Wednesday, September 15, 2010

Remarks by Professor Nguyen Manh Hung, “U.S.-Vietnam Relations: Where we have been and where are we going next”


Remarks by Professor Nguyen Manh Hung, George Mason University
At the Conference on
“U.S.-Vietnam Relations: Where we have been and where are we going next”
The U.S. Capitol Visitor Center, Washington, DC
September 14, 2010

Good morning, distinguished guests, ladies and gentlemen.

I would like, first, to thank the organizers, especially Murray Hiebert of the U.S. Chamber of Commerce and Senator James Webb for inviting and encouraging me to participate in this conference commemorating the 15th anniversary of U.S.-Vietnam relations. It is a pleasure and privilege to contribute my thought at this critical juncture in U.S.-Vietnam relations.

My comments will seek to address two questions. One, what are the major characteristics of U.S.-Vietnam relations since the end of the Vietnam War? Two, what are the factors and forces that may affect the future of U.S.-Vietnam relations?


United States-Vietnam relations in the past thirty-five years have three major characteristics:

1. Slow but steady progress in a positive direction, from cold to warm, from hostile to friendly, from enmity to partnership.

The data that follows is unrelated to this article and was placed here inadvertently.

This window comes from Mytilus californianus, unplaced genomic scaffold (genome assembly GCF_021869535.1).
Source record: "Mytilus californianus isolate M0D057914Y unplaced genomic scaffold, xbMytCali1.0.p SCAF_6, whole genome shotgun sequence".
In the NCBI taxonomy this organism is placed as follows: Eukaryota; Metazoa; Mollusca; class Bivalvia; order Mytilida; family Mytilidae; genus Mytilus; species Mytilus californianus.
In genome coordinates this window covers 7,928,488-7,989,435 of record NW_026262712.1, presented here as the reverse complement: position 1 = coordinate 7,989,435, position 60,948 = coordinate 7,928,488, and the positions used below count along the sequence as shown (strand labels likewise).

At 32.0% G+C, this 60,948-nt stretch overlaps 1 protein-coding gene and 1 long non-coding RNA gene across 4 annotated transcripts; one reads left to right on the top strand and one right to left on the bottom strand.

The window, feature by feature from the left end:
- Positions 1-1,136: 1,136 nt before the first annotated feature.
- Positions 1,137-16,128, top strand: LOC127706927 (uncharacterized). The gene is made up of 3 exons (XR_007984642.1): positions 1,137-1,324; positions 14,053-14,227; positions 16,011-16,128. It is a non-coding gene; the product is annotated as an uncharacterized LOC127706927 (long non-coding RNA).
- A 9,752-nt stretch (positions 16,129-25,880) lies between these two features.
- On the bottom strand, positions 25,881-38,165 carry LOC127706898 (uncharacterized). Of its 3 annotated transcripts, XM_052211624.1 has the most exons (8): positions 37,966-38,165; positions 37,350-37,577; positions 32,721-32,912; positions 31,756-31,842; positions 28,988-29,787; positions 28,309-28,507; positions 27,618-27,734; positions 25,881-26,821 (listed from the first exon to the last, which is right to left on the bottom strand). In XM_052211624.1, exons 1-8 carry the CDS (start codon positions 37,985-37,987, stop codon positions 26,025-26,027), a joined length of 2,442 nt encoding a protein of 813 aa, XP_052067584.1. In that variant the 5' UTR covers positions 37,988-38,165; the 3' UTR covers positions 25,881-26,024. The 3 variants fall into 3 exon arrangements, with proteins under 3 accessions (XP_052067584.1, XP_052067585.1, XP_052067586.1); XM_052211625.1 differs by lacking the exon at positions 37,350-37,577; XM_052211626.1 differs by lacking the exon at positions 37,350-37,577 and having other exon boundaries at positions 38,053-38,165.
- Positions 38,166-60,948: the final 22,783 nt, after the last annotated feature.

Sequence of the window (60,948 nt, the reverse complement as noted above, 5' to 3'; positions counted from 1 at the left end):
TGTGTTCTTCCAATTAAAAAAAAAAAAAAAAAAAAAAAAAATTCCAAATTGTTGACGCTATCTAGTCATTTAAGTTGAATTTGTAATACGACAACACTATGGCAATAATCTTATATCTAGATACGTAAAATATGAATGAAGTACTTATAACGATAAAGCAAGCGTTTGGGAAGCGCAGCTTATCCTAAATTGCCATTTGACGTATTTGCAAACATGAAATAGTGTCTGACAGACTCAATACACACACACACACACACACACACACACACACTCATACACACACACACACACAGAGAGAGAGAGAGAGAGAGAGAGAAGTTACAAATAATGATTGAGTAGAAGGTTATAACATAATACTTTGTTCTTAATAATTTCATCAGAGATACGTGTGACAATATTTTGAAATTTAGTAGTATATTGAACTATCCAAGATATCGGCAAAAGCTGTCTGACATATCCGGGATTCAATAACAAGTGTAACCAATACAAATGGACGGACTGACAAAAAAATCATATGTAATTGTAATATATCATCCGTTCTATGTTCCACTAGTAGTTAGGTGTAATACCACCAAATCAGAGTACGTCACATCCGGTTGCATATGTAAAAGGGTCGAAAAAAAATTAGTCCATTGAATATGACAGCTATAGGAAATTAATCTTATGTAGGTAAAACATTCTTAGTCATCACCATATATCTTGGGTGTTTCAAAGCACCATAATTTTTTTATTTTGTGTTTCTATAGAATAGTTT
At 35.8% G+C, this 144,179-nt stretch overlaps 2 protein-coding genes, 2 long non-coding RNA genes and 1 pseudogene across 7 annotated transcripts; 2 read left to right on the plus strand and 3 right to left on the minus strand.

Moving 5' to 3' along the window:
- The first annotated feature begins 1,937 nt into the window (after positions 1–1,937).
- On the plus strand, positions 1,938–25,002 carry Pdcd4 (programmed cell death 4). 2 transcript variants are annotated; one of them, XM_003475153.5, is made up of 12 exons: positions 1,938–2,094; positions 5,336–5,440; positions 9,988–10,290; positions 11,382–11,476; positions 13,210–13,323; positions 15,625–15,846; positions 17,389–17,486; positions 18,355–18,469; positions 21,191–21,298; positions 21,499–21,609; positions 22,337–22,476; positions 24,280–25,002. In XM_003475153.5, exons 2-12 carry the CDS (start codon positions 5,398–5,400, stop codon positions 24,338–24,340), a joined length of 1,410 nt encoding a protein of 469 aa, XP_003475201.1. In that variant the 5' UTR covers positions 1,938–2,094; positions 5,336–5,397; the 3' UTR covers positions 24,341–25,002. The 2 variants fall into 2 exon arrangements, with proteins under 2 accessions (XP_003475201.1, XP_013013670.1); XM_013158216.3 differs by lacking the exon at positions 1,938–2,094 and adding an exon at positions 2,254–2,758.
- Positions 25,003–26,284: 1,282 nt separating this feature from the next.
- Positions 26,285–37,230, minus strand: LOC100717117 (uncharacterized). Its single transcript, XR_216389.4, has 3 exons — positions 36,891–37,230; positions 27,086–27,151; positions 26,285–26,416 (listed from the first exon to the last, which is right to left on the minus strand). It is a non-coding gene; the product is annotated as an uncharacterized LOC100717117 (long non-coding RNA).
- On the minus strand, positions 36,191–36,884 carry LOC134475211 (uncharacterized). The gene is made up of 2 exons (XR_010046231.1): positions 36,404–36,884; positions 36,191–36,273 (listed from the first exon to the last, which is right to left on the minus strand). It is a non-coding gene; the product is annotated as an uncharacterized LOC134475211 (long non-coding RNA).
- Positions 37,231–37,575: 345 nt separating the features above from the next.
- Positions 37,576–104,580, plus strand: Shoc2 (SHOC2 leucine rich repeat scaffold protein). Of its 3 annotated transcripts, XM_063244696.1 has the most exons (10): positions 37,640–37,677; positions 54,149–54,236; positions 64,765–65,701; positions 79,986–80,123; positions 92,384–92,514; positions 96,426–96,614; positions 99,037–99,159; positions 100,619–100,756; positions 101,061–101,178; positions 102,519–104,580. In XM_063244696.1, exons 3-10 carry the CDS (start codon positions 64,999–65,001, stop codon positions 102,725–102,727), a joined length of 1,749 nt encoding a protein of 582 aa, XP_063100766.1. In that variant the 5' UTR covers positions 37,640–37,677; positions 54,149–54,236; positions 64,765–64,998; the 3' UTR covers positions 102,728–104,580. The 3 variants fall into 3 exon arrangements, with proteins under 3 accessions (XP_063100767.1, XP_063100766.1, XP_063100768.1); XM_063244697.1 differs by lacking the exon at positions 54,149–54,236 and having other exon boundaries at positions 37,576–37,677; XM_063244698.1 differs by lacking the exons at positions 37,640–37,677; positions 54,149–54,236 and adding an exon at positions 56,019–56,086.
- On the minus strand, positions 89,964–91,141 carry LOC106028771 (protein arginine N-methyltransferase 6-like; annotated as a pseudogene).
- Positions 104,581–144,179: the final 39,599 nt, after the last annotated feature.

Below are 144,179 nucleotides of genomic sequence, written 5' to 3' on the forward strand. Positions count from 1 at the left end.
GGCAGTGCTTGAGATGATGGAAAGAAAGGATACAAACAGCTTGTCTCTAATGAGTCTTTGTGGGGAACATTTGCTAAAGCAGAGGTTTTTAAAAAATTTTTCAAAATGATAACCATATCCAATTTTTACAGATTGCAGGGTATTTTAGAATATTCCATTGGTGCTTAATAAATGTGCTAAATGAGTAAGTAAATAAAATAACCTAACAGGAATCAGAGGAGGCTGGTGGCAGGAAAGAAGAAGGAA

2. Bilateral relations proceed in stages. First was normalization of diplomatic relations which took place in 1995. It was followed by normalization of trade relations in 2006 when the U.S. Congress granted Vietnam permanent normal trade relations status (PNTR). Improvement of military relations came last beginning with the first visit to the United States in November 2003 of Vietnam’s highest military leader, Minister of Defense General Pham Van Tra, which eventually reached its highest point when the first U.S.-Vietnam Defense Policy Dialogue met in Hanoi in August 2010.

3. Improvements or turning points in bilateral relations mostly took place after Vietnam took steps to overcome its own reluctance to move forward. Serious talks on normalization of diplomatic relations between the two countries only began when Vietnam decided to withdraw troops from Cambodia in 1989 and took steps to fulfill the preconditions set by the United States (troops withdrawal, peace agreement, election then formation of a coalition government in Cambodia). Normalization of trade was only possible after Vietnamese leaders had been able to make up their mind to sign a bilateral trade agreement with the United States in 2000 after their failure to do so a year earlier. This decision opened the door for them to join the World Trade Organization and to be accorded PNTR status. Similarly, in the realm of military relations, Vietnam’s reluctance to move forward was clearly demonstrated by its decision to postpone several times the visit to Hanoi of U.S. Secretary of Defense William Cohen until March 2000. One has to wait for three more years before Vietnam decided to send its highest-ranking military leader to the United States in 2003.